Concentration analyzes impact of the Holocaust

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Photo by Scott Woodward -- Dr. Daniel Skubik talks about “The Trial of God,” written by Elie Wiesel, one of his favorite books.
Photo by Scott Woodward — Dr. Daniel Skubik talks about “The Trial of God,” written by Elie Wiesel, one of his favorite books.

University’s Department of History and Government will now offer a concentration in Holocaust Studies, effective in this spring.

“That means becoming familiar with 20th century European history, that is the first half of the 20th century, but also gaining clearer focus on what the Holocaust was in those critical years and what the Holocaust means today,” said Dr. Daniel Skubik, professor of law, ethics and humanities.

Four classes are needed to complete the Holocaust concentration. The classes study the Holocaust from various aspects. For example, “Ethics After the Holocaust” looks at how the Holocaust impacted the way members of the international community interact with each other when there is crises going on in the world.

“Prior to the Second World War, the presumption was you don’t interfere with the internal affairs of another state,” Skubik said. “Today, that position has moved and part of that is because of the impact of the Holocaust.”

Following increased media attention on international issues, the concentration is an answer to students’ demand for more classes about the Holocaust, Skubik said.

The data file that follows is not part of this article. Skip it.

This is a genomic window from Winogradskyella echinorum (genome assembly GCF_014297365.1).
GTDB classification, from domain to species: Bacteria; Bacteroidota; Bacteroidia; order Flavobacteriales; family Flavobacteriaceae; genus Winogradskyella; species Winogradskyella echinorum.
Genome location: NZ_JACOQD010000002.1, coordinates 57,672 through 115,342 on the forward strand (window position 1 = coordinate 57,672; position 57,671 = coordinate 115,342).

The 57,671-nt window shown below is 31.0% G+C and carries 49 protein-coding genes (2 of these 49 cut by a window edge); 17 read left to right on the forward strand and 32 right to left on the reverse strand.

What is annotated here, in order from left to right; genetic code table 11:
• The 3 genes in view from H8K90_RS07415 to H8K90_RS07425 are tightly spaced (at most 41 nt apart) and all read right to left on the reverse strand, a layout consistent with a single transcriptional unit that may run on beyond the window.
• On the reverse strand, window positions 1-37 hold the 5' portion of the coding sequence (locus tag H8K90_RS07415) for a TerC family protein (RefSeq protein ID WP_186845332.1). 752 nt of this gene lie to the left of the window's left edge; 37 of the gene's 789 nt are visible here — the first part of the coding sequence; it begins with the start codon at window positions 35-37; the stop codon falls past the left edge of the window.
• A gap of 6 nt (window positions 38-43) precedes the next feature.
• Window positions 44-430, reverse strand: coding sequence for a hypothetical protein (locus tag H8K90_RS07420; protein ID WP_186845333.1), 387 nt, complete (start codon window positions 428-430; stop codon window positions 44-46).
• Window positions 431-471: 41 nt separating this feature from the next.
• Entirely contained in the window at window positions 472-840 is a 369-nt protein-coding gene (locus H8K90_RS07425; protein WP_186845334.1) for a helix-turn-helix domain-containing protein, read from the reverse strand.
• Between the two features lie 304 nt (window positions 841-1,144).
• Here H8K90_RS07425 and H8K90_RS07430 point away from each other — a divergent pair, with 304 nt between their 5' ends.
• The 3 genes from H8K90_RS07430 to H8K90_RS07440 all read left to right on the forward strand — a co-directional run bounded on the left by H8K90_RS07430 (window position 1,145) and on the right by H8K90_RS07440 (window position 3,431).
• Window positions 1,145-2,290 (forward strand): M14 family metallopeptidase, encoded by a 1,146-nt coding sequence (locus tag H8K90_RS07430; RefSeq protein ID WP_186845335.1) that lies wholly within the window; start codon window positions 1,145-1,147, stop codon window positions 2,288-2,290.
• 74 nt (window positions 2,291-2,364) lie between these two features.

“It is really important that we’re making it into a concentration rather than just a class because there’s so much more we can learn about the Holocaust as well as learn from the Holocaust,” said Dominic F. Sabido, junior history major.

While the course titled “The Holocaust: Historiographic, Philoso-phic and Religious Per-spectives” has been offered periodically, it did not become a fixed course until three years ago.

Dr. Chris McHorney, professor of political science and department chair, Dr. Mark Blincoe, assistant professor of history, and Skubik have been working for two years to develop the concentration’s curriculum.

“If there is a significant number of students who want to or are willing to commit themselves to a series of courses, then in the future we might see a minor or even a major,” Skubik said.

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